For lovers of sweets, there’s a landslide. “The Ghirardelli Chocolate Cookbook” (Ten Speed Press, $19) and “Green & Black’s Chocolate Recipes” (Kyle Books, $20) vie with chocolate maven Marcel Deslauniers’ “I’m Dreaming of a Chocolate Christmas” (Wiley, $30). Desserts — many of them over the top — can be found in abundance in “Lost Desserts: Delicious Indulgences of the Past” (Rizzoli, $45), “Desserts by the Yard” by Sherry Yard (Houghton Mifflin, $36) and “Indulge: 100 Perfect Desserts” by Claire Clark (Whitecap, $40). Less ambitious home bakers might be very satisfied with something a little more, well, homey: Try the captivating “Sweety Pies” by Patty Pinner (Taunton Press, $23) or “Bubby’s Homemade Pies” by Ron Silver and Jen Bervin (Wiley, $30).
Whatever you choose, you will ensure that your friends and loved ones have delicious holidays.
1 large garlic clove, peeled
coarse salt and freshly ground pepper
1 tablespoon vegetable oil, plus more for oiling grates
1 pork tenderloin (3/4 to 1 pound)
1 large red onion, cut into 1/2-inch-thick slices
4 tablespoons spicy brown mustard, plus more for serving
4 (10-inch) flour tortillas
6 ounces thinly sliced baked ham
3 to 4 dill pickles, thinly sliced lengthwise
8 ounces provolone or Swiss cheese, coarsely shredded
On a cutting board, smash the garlic with the flat side of the knife. Peel it, then chop coarsely. Gather pieces into a pile and sprinkle with salt. Place the flat side of the knife blade on top and press firmly, pulling the knife toward you. Repeat until a paste forms. Scrape the paste into a small bowl and combine it with the pepper and the oil. Rub all over the pork.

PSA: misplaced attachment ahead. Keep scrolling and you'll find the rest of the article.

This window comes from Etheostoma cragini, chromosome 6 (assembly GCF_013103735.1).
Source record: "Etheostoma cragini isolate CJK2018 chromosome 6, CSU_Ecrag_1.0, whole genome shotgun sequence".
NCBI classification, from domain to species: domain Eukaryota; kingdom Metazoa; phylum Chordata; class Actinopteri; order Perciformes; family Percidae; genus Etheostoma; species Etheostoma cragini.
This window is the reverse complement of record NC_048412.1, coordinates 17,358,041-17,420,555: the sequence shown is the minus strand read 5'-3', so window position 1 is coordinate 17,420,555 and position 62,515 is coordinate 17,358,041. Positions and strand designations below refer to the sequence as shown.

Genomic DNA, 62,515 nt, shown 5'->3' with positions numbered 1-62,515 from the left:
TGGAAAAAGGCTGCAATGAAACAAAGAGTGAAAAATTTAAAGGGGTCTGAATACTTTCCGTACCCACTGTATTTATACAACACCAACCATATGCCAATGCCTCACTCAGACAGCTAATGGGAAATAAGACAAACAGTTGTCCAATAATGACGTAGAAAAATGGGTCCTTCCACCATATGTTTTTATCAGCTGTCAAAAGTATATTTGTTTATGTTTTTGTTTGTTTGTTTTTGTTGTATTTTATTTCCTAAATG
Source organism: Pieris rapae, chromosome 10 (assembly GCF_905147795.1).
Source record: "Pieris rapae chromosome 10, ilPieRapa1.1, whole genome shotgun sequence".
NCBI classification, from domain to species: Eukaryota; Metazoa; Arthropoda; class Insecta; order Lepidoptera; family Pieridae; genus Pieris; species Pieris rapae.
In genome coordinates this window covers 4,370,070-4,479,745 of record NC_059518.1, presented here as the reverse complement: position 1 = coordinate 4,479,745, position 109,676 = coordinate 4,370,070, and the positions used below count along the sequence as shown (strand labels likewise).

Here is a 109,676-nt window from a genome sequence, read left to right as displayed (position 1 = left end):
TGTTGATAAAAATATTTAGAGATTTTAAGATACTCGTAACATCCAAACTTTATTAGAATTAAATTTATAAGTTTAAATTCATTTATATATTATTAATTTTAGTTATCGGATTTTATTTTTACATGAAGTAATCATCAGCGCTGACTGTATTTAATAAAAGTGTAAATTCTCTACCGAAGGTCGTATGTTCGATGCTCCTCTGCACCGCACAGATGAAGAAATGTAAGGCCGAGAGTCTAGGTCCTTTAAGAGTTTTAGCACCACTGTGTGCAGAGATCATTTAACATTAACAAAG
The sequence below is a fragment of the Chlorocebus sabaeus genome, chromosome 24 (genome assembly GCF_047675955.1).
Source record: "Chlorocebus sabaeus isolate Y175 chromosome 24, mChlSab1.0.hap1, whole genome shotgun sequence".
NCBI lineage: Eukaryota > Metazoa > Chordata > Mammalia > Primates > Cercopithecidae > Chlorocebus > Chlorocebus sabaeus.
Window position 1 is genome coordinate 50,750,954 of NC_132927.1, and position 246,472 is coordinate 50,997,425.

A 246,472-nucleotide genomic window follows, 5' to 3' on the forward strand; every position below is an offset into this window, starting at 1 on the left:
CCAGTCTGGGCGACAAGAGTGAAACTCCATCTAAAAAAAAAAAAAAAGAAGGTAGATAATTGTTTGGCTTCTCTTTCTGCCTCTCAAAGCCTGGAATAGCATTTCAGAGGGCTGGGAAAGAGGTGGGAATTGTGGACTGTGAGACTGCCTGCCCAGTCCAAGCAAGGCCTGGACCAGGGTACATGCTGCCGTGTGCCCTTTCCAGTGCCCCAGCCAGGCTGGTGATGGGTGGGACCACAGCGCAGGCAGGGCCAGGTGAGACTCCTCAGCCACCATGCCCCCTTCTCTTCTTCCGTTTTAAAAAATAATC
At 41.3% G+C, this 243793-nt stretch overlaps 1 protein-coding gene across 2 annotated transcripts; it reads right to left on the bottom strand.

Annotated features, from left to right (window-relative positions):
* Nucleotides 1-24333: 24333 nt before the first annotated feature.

Preheat a grill to high; oil the grill grates. Place the pork on the hottest part of the grill; cover the grill. Cook, turning at least once, until an instant-read thermometer says 155 F. Let rest for 5 minutes, then slice against the grain.
Meanwhile, place the onion slices on the cooler part of the grill. Cover and cook, turning once, until soft and beginning to brown, about 10 minutes. Reduce the grill to medium-low.
Spread 1 tablespoon of the mustard on each tortilla, leaving a 1/2-inch border. Dividing evenly, layer half of each tortilla with the ham, pork, onion, pickles and cheese. Fold the tortillas. Press to close.
Lightly oil the grates again. Place the quesadillas on the grill. Cover. Cook, turning once, until cheese has melted, about 4 minutes. Cut into wedges. Serve with additional mustard.
Yield: 4 servings